To embed swank in a C application we need the application to launch Swank and then for Emacs to establish the connection to the swank server using slime-connect. Below is the C code that launches Swank.

Note, the following example is for a GNU/Linux type system. ecl needs to explicitly load load a shared library in order to access binary symbols such as C functions or C variables in the process, this is a hackish way of handling it since the library was already loaded when the applicaiton started, and could cause problems on platforms that put different constraints on loading shared libraries.

/* -*- mode: c;  -*-
   file: main.c
*/

#include "app_main.h"
/* a.out wrapper for call into a shared library. */
int main() {
  return app_main();
}
/* -*- mode: c;  -*-
   file: app_main.h
*/

#ifndef __APP_MAIN_H__
#define __APP_MAIN_H__

#include <ecl/ecl.h>

int app_main();

#endif /* APP_MAIN_H */

The following creates the shared library app_main used by both the C program and ECL for symbols. The embedded ECL code initializes the ECL environment and calls the Common Lisp load function to load a local Lisp file with the code to run swank.

/* -*- mode: c;  -*-
   file: app_main.c
*/

#include <stdlib.h>
#include <math.h>
#include "app_main.h"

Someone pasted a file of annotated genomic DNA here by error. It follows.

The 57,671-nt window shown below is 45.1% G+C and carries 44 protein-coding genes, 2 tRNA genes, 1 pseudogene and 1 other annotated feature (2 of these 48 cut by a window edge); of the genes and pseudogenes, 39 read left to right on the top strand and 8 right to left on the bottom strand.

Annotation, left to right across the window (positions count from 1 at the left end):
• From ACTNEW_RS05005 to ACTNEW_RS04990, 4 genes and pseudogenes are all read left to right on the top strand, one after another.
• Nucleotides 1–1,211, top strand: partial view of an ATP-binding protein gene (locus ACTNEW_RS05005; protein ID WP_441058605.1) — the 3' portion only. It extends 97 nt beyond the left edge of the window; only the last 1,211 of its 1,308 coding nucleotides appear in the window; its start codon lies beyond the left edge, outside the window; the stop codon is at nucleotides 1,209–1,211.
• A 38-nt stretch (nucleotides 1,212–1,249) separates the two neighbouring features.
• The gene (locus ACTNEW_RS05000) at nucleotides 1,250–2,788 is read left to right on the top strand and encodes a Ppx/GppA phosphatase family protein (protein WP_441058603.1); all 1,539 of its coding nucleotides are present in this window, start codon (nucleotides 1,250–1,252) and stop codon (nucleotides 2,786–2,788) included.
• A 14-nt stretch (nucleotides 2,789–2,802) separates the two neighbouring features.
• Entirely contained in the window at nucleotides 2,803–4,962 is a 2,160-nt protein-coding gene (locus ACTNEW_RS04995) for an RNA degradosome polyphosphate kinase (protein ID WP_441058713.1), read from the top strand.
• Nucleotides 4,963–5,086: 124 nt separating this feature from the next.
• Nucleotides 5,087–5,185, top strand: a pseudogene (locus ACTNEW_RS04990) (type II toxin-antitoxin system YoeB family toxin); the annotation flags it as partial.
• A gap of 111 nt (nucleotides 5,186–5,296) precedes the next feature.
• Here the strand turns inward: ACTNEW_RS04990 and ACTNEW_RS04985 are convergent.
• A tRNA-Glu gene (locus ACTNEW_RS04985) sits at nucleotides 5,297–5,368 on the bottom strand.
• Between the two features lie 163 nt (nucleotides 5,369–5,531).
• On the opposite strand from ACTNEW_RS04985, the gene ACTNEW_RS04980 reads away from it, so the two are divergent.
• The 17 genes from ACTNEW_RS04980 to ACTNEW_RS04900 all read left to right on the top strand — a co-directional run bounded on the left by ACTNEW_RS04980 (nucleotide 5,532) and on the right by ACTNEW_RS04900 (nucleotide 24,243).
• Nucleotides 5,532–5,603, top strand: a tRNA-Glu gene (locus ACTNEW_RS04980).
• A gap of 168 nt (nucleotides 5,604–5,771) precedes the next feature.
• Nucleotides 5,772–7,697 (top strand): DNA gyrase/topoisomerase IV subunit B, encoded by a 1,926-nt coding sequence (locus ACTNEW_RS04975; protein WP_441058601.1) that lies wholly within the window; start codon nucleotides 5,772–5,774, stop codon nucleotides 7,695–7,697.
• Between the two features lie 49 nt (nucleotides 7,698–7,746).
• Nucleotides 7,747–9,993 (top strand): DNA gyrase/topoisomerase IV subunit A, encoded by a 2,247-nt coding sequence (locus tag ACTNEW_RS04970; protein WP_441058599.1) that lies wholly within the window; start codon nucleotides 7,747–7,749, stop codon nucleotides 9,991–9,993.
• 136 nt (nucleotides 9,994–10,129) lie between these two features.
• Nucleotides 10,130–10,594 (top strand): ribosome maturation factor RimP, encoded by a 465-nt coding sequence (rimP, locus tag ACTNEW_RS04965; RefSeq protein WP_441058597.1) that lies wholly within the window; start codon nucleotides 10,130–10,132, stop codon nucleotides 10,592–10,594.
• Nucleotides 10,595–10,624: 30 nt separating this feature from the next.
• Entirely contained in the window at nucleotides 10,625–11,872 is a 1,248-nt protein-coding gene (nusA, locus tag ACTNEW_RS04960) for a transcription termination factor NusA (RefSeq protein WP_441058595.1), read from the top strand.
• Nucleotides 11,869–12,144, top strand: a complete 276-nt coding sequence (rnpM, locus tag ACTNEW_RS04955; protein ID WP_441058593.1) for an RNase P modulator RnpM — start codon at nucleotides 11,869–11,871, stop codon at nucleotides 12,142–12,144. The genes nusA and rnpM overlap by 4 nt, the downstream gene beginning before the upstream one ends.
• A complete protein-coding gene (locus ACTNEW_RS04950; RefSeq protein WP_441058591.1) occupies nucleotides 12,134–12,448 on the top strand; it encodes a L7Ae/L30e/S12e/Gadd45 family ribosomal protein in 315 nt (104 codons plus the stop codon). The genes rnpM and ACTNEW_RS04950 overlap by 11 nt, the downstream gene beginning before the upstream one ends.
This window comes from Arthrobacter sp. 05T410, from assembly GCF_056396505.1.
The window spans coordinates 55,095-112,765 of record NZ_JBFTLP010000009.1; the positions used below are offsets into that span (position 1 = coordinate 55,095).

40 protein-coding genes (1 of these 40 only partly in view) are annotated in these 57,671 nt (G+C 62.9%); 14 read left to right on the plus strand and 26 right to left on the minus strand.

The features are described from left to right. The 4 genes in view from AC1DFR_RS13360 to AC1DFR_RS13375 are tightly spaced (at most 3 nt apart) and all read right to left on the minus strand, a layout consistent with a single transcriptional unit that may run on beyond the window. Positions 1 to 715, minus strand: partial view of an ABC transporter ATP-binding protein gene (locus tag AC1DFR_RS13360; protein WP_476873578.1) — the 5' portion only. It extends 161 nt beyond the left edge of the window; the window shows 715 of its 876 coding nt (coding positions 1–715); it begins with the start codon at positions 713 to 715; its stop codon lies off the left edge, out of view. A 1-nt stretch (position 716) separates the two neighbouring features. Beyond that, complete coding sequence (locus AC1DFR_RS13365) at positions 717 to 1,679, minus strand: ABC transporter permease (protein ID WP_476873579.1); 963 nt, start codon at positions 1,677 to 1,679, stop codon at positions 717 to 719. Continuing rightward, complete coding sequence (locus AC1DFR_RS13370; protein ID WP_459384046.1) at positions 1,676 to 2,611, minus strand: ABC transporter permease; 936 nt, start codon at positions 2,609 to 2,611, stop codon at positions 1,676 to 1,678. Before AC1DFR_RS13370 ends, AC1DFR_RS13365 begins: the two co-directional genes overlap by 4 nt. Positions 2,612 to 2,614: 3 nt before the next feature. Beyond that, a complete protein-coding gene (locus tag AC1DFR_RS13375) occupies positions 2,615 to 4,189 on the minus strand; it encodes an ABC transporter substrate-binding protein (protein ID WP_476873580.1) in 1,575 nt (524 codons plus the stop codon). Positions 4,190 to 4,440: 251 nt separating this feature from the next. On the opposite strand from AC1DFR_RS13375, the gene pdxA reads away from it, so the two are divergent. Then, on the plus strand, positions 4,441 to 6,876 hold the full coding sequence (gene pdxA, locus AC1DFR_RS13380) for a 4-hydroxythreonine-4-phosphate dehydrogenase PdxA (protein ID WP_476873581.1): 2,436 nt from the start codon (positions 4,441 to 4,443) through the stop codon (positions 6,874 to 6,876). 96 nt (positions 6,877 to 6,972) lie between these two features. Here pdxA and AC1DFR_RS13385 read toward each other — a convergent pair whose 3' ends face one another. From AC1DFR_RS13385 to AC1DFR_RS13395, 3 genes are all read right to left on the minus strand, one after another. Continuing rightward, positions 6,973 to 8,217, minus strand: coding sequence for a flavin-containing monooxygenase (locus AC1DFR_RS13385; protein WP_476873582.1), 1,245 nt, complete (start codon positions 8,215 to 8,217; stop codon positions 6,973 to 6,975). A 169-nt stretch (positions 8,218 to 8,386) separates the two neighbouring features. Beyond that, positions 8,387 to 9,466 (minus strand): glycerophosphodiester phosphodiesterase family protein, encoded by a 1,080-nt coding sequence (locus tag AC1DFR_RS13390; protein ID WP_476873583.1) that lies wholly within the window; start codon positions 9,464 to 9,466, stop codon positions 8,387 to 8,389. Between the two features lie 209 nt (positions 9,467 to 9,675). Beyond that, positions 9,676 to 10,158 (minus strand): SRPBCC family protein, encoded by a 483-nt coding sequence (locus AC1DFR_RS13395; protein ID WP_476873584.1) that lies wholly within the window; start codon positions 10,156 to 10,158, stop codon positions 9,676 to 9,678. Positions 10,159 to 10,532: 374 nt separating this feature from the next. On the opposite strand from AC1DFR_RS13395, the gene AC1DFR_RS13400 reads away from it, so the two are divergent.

void run_swank();

/* TODO: Are embedded quotes really needed? */
char start_swank[] =
  "\"/mnt/pixel-512/dev/stupid-ecl-tricks-1/start-swank-server.lisp\"";

char* argv;
char** pargv;

int app_main() {
  argv = "app";
  pargv = &argv;

  cl_boot(1, pargv);
  atexit(cl_shutdown);

  /* Set up handler for Lisp errors to prevent buggy Lisp (an */
  /* imposibility, I know!) from killing the app. */
  const cl_env_ptr l_env = ecl_process_env();
  CL_CATCH_ALL_BEGIN(l_env) {
    CL_UNWIND_PROTECT_BEGIN(l_env) {
      run_swank();
    }
    CL_UNWIND_PROTECT_EXIT {}
    CL_UNWIND_PROTECT_END;
  }
  CL_CATCH_ALL_END;

  return 0;

}

void run_swank() {
  cl_object cl_start_swank_path = c_string_to_object(start_swank);
  cl_object cl_load =  ecl_make_symbol("LOAD","CL");
  cl_funcall(2, cl_load, cl_start_swank_path);
  return;
}

The following Lisp file, loaded by app_main, contains a couple of snippets of code I copied from the Emacs Slime client that launches the Swank server. When Swank launches it will print out the socket you can use to connect to it, e.g.

;; Swank started at port: 58252.

you can then connect to it in Emacs using Slime:

M-x slime-connect

;;; -*- mode: lisp ; syntax: ansi-common-lisp -*-

;; standard quicklisp init file, since with be launching ecl without ~/.eclrc
(let ((quicklisp-init (merge-pathnames "quicklisp/setup.lisp"
                                       (user-homedir-pathname))))
  (when (probe-file quicklisp-init)
    (load quicklisp-init)))

(when (probe-file  "/tmp/slime.2565")
  (delete-file "/tmp/slime.2565"))

(load
 "~/quicklisp/dists/quicklisp/software/slime-2.14/swank-loader.lisp"
 :verbose t)

(funcall (read-from-string "swank-loader:init"))
(funcall (read-from-string "swank:start-server")
         "/tmp/slime.2565"))